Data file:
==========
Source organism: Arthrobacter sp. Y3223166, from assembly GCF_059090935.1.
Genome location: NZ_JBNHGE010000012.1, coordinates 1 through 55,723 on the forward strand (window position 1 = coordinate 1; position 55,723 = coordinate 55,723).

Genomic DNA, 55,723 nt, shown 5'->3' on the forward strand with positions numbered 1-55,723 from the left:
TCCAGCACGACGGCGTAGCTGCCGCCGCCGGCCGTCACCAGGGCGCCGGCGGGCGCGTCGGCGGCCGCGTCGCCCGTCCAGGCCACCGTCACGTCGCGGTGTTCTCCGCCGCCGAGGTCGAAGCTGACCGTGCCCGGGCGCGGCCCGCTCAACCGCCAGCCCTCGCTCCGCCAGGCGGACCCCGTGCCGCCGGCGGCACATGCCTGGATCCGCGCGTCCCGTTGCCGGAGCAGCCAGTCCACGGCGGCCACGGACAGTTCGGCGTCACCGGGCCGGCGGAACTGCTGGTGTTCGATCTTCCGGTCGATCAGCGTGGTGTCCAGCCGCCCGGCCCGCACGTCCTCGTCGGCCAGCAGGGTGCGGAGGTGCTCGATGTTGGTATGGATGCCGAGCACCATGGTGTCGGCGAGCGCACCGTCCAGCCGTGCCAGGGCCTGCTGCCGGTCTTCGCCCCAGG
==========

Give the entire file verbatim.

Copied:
Source organism: Arthrobacter sp. Y3223166, from assembly GCF_059090935.1.
Genome location: NZ_JBNHGE010000012.1, coordinates 1 through 55,723 on the forward strand (window position 1 = coordinate 1; position 55,723 = coordinate 55,723).

Genomic DNA, 55,723 nt, shown 5'->3' on the forward strand with positions numbered 1-55,723 from the left:
TCCAGCACGACGGCGTAGCTGCCGCCGCCGGCCGTCACCAGGGCGCCGGCGGGCGCGTCGGCGGCCGCGTCGCCCGTCCAGGCCACCGTCACGTCGCGGTGTTCTCCGCCGCCGAGGTCGAAGCTGACCGTGCCCGGGCGCGGCCCGCTCAACCGCCAGCCCTCGCTCCGCCAGGCGGACCCCGTGCCGCCGGCGGCACATGCCTGGATCCGCGCGTCCCGTTGCCGGAGCAGCCAGTCCACGGCGGCCACGGACAGTTCGGCGTCACCGGGCCGGCGGAACTGCTGGTGTTCGATCTTCCGGTCGATCAGCGTGGTGTCCAGCCGCCCGGCCCGCACGTCCTCGTCGGCCAGCAGGGTGCGGAGGTGCTCGATGTTGGTATGGATGCCGAGCACCATGGTGTCGGCGAGCGCACCGTCCAGCCGTGCCAGGGCCTGCTGCCGGTCTTCGCCCCAGG